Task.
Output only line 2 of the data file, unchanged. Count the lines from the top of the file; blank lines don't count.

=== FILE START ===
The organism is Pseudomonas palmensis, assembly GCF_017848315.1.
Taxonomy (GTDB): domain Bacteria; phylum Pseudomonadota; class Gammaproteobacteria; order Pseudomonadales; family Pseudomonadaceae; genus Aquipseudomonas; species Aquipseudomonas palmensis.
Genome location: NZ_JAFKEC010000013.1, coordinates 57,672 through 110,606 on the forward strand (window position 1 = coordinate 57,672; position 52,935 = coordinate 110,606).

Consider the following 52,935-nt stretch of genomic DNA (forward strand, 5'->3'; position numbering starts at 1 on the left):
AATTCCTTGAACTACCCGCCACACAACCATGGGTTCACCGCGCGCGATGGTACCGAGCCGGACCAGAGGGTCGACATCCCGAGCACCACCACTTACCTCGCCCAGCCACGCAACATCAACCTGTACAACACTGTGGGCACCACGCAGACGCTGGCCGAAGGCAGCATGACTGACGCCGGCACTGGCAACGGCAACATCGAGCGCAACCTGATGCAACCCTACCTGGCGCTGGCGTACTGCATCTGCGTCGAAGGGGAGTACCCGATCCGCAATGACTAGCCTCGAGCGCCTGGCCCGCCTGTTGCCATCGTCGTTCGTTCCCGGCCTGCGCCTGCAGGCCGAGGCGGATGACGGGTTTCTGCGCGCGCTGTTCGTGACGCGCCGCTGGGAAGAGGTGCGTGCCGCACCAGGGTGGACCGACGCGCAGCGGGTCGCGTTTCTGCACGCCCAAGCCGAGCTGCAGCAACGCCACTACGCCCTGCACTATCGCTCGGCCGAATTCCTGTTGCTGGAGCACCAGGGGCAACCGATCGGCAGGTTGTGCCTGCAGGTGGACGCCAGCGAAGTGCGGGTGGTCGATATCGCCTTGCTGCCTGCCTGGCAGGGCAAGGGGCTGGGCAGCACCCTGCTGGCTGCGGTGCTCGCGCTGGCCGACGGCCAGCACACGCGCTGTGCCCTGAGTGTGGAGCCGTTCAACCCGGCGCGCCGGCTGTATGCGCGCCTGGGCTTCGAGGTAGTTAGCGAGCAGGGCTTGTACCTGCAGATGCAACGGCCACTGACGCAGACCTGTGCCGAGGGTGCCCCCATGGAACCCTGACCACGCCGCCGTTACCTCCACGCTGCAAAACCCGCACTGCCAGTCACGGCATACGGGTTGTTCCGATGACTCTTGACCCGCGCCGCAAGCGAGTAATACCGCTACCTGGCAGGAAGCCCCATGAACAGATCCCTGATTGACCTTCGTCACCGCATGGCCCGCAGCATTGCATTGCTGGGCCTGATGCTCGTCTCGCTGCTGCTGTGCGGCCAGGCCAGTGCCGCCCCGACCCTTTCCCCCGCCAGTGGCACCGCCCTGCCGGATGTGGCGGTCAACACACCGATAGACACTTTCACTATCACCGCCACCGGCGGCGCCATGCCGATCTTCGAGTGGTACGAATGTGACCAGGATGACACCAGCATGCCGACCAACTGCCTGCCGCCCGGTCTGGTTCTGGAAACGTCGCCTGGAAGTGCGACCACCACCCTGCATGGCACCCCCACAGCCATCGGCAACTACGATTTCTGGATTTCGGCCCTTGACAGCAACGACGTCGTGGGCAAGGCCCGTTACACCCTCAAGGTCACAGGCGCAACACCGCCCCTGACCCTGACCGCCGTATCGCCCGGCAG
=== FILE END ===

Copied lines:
Taxonomy (GTDB): domain Bacteria; phylum Pseudomonadota; class Gammaproteobacteria; order Pseudomonadales; family Pseudomonadaceae; genus Aquipseudomonas; species Aquipseudomonas palmensis.